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The Science of Seltzer

March 4, 2013

800px-Carbonic-acid-3D-balls

I noticed the other day, that in almost all of my cocktail recipes, I mention a splash of seltzer but I’ve never really spent the time to give any rationale. You probably never questioned it, mainly because you have so much trust and respect for me, but I’m here to assure you, there really is a reason. And that reason is: bubbles = brightness.

Now there are exceptions to every rule, and in this case there are probably many exceptions, but overall I find most cocktails benefit from a splash of the sparkling. In the same way the bubbles in Prosecco bring the brightness to the forefront, seltzer in a mixed drink highlights flavor in a wonderful way. In fact, this method often allows for a more subtle use of flavors (simple syrups, liqueurs, etc.) without rendering your cocktail bland and boring.

But there is actually a much more accurate and interesting explanation for the brightness and flavor boost: Science. Carbonation (like in seltzer, champagne, or soda) is the process of dissolving CO2 in water. This dissolution reaction is responsible for producing carbonic acid (CO2 + H2O is in equilibrium with H2CO3 for those chemistry lovers out there: pictured above). And now we’re starting to get somewhere. How many times before have I mentioned the number of lemons and limes I go through? If I haven’t been explicit, the answer is many. And it’s because acidity balances sweetness. And sweetness comes in many cocktail forms. So when it comes to cocktail ingredients, the best way to think about seltzer is as mildly acidic bubbles. And mildly acidic bubbles are good.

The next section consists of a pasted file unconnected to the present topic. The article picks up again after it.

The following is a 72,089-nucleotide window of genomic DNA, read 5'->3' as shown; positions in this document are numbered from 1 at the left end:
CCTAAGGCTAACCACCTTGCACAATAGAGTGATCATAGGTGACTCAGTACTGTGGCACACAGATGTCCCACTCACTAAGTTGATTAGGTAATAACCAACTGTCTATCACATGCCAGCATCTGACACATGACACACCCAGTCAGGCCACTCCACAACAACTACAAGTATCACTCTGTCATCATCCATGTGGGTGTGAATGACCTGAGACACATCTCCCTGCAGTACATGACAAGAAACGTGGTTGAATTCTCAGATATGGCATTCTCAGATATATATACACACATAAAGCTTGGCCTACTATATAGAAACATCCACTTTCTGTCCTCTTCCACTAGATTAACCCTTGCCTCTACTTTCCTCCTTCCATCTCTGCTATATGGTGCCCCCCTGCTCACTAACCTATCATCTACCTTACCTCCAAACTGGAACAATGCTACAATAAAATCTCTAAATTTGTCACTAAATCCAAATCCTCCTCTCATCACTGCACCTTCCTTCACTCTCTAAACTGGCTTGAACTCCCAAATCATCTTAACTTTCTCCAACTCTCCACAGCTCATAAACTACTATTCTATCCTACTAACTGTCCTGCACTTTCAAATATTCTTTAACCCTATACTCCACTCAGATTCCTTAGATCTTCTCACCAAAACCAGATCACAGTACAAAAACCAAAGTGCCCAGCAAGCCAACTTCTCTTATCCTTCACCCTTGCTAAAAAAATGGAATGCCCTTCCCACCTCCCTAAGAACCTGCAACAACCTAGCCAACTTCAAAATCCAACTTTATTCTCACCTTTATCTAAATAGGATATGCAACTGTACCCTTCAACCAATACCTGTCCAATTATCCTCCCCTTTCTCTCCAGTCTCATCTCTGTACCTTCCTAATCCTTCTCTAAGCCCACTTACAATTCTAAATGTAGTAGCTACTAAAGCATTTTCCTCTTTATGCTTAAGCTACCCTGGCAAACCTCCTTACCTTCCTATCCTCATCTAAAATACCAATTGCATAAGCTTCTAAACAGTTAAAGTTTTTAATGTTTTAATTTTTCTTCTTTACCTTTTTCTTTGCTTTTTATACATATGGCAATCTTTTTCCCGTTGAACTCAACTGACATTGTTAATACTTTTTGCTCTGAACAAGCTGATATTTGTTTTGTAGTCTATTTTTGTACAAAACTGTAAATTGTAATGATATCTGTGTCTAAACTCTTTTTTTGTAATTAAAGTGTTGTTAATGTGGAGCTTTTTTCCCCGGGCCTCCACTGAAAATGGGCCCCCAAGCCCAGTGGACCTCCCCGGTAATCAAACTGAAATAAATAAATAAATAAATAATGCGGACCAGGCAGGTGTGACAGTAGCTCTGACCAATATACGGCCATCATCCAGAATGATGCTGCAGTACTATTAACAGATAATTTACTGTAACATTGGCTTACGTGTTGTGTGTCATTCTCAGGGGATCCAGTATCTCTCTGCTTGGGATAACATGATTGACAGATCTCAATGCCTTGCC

Which brings me to my next suggestion. If you don’t already own one, buy a damn soda-stream. Part of me wishes they’d change their branding to “mildly acidic bubble – stream” but that’s just me. And all jokes aside, it’s one of the most used contraptions in my kitchen and it’s a game changer for cocktail creation. But if you aren’t up for the investment, I’ll leave you with one more small suggestion. As I am sure you have experienced before, the one issue with sparkling beverages is that they tend to go flat. It turns out, CO2 doesn’t prefer to be dissolved in water if it doesn’t have to be. This means that the bigger the bottle of seltzer you buy the more likely and more quickly it will go “flat”. So in this case, more is definitely less. Grab yourself a few of the 8 oz glass bottles and I guarantee it’s worth losing out on that volume discount. You know, the volume discount you pour down the drain once those magical bubbles have dissipated…

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2 comments

  1. great article! Funny enough I have been spending a lot of time doing endless fun recipe testing in the molecular gastronomy world and today I came across a recipe for carbonated fruit. There are a few ways to do it but the easiest way I found was to take your fruit and cut it up in to bite sized pieces as if you were making fruit salad), put it in a ISI Whip Cream canister and inject it with a CO2 canister (not NO2 like it is often used for). And whala you have carbonated fruit. Imagine that in a coctail!!!


    • That does sound awesome. Going to have to give that one a shot. Thanks for sharing!



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